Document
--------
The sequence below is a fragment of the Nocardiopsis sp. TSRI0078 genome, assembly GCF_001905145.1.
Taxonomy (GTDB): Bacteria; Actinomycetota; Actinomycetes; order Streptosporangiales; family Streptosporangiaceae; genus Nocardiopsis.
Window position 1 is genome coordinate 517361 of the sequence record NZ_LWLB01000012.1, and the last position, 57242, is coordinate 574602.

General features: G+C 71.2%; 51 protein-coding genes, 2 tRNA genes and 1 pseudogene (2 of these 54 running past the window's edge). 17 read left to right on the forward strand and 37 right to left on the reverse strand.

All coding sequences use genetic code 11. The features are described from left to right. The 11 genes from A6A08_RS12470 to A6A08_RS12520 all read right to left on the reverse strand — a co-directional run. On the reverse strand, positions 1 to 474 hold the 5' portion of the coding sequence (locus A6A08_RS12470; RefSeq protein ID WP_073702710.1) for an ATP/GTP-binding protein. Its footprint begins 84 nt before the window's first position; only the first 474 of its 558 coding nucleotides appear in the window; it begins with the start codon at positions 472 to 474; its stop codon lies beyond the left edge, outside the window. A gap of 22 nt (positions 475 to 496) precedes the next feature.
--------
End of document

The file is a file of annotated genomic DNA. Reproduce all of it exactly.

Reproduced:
The sequence below is a fragment of the Nocardiopsis sp. TSRI0078 genome, assembly GCF_001905145.1.
Taxonomy (GTDB): Bacteria; Actinomycetota; Actinomycetes; order Streptosporangiales; family Streptosporangiaceae; genus Nocardiopsis.
Window position 1 is genome coordinate 517361 of the sequence record NZ_LWLB01000012.1, and the last position, 57242, is coordinate 574602.

General features: G+C 71.2%; 51 protein-coding genes, 2 tRNA genes and 1 pseudogene (2 of these 54 running past the window's edge). 17 read left to right on the forward strand and 37 right to left on the reverse strand.

All coding sequences use genetic code 11. The features are described from left to right. The 11 genes from A6A08_RS12470 to A6A08_RS12520 all read right to left on the reverse strand — a co-directional run. On the reverse strand, positions 1 to 474 hold the 5' portion of the coding sequence (locus A6A08_RS12470; RefSeq protein ID WP_073702710.1) for an ATP/GTP-binding protein. Its footprint begins 84 nt before the window's first position; only the first 474 of its 558 coding nucleotides appear in the window; it begins with the start codon at positions 472 to 474; its stop codon lies beyond the left edge, outside the window. A gap of 22 nt (positions 475 to 496) precedes the next feature.